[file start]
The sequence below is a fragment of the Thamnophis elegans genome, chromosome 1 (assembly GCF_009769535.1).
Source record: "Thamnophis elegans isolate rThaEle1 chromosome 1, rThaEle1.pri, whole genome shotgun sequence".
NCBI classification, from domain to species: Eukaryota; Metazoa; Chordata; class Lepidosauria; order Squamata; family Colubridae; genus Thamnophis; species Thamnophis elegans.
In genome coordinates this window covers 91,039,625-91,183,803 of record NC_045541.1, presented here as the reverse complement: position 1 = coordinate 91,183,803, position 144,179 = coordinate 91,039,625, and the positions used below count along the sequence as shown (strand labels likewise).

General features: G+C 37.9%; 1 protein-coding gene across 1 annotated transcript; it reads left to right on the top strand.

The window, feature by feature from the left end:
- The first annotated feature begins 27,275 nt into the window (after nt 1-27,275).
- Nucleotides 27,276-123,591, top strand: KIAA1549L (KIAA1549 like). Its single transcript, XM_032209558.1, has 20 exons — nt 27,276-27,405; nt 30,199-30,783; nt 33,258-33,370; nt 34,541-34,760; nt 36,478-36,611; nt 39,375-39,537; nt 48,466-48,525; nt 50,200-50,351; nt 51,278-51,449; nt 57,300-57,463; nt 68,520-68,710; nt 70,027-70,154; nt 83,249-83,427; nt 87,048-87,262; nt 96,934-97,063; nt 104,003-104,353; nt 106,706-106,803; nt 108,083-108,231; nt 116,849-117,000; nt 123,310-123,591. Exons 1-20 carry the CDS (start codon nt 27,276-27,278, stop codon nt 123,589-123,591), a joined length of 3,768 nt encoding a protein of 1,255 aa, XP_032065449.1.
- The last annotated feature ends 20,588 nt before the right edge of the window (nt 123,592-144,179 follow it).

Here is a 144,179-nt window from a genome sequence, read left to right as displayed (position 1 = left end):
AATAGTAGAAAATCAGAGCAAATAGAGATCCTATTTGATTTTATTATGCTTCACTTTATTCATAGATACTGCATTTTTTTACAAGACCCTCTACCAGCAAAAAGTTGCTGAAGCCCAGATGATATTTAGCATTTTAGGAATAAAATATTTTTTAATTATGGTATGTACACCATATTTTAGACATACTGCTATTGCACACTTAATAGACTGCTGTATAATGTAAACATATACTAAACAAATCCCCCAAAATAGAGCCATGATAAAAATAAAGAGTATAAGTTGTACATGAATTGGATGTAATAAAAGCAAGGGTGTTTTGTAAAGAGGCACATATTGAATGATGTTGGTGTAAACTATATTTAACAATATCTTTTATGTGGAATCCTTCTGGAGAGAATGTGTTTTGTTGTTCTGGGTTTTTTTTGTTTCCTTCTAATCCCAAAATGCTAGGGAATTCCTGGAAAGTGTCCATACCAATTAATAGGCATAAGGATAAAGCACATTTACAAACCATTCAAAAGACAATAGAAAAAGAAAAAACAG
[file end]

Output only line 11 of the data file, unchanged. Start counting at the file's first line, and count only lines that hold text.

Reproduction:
AATAGTAGAAAATCAGAGCAAATAGAGATCCTATTTGATTTTATTATGCTTCACTTTATTCATAGATACTGCATTTTTTTACAAGACCCTCTACCAGCAAAAAGTTGCTGAAGCCCAGATGATATTTAGCATTTTAGGAATAAAATATTTTTTAATTATGGTATGTACACCATATTTTAGACATACTGCTATTGCACACTTAATAGACTGCTGTATAATGTAAACATATACTAAACAAATCCCCCAAAATAGAGCCATGATAAAAATAAAGAGTATAAGTTGTACATGAATTGGATGTAATAAAAGCAAGGGTGTTTTGTAAAGAGGCACATATTGAATGATGTTGGTGTAAACTATATTTAACAATATCTTTTATGTGGAATCCTTCTGGAGAGAATGTGTTTTGTTGTTCTGGGTTTTTTTTGTTTCCTTCTAATCCCAAAATGCTAGGGAATTCCTGGAAAGTGTCCATACCAATTAATAGGCATAAGGATAAAGCACATTTACAAACCATTCAAAAGACAATAGAAAAAGAAAAAACAG